One of the most interesting ideas covered in this book was the parallel between music and storytelling. I found this connection absolutely fascinating, especially since I had never considered it before. The author started with the observation that a good story consists of several things. First, the author establishes a comfortable standard in the story; the happy medium at which the reader feels comfortable. The rest of the story consists of various instances of the realization of this comfort being anticipated, then violated, then reestablished, etc. The effect is a “rollercoaster ride” that keeps the reader interested as he or she reads. Music is composed in the same manner. By giving the listener a basic key, a few commonly recurring chords, and a general pattern of progression, the listener is given to understand the way the piece “should” be. The composer then proceeds to lead the listener up and down, with the listener anticipating the progression of the piece based on the established norm, and then having this anticipation violated by sudden deviation. Resolving the chords brings the listener back to equilibrium, only to again be “deceived.” A composition is therefore only as good as the story it tells.

A great strength of the book is the author’s thorough investigation of the biological aspects of the brain as it related to music. Though there is still some speculation about the extent to which brain scans are useful in studying brain function, Jourdain dutifully presents all available information. The topic of right-brain versus left-brain dominance is also addressed appropriately as Jourdain discusses each subject, and by the end of the book the reader feels competent and informed about the relative “jobs” of each side of the brain in relation to music.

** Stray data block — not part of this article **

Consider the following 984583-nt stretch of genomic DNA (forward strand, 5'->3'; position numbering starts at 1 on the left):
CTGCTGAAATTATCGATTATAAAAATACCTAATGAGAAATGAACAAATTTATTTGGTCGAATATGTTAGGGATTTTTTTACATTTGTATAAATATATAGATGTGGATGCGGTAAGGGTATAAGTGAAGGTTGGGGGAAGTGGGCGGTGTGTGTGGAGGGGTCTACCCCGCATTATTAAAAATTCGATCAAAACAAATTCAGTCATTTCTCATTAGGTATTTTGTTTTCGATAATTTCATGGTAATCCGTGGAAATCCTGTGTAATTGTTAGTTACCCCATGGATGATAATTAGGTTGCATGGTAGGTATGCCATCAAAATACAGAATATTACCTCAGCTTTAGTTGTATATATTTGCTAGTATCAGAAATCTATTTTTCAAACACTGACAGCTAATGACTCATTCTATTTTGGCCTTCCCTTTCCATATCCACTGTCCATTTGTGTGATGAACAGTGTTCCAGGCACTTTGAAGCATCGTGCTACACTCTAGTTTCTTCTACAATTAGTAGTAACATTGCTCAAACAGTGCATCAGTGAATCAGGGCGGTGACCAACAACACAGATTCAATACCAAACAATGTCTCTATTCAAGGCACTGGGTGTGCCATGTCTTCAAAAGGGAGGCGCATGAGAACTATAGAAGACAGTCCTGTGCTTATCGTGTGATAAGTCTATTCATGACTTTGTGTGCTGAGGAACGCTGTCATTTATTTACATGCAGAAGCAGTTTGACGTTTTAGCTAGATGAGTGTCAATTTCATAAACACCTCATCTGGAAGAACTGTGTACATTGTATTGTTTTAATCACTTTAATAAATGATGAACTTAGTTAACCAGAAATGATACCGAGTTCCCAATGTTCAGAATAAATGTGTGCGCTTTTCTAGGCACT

One slight disappointment, which is interesting given the title of the book, was how little the topic of “ecstasy” was actually discussed. In a few short pages at the end of the book the subjects of “pleasure” and “ecstasy” were touched upon briefly, but were hardly mentioned throughout the rest of the book. This was an unexpected surprise, as the title implied that a greater proportion of the book would be spent discussing the emotional element of music. This is perhaps my greatest critique of Neurobiology and Behavior as well. Although a couple of class periods were spent debating the “mind” and “spirit,” and a few classes at the end of the course were dedicated to the sources of general “moods” and their evolutionary origins, I wished more attention had been paid to emotion, considering that many of the discomforts students felt when discussing brain = behavior were related to how “feelings” fit into that picture. Perhaps a class on the subject of hormones, or even the ever-so-controversial topic of religion, would have strengthened the course, and the book as well. The intense emotion that can be conveyed by music is perhaps its most interesting feature, and it is the quality which has kept the human race transfixed throughout history. One very intriguing thought Jourdain presented in the last chapter touched lightly on the subject of music and emotion, and I found the few short paragraphs on the issue to be some of the most fascinating ideas raised in the book. The idea proposed by Jourdain is that perhaps music is craved by human beings because it can speak to emotion in a way that words cannot. Is music the language of emotion? Perhaps, or perhaps emotion is simply too urgent or as Jourdain puts it, “immediate,” for mere words (p327).

Music, the Brain, and Ecstasy is an altogether delightful and informative book, which I highly recommend to anyone interested in, or even just curious about, neuroscience or musical theory; an excellent supplement to the course.



S.Dowling's picture


What other books would you recommend in the area of musicology,
the brain & ecstacy?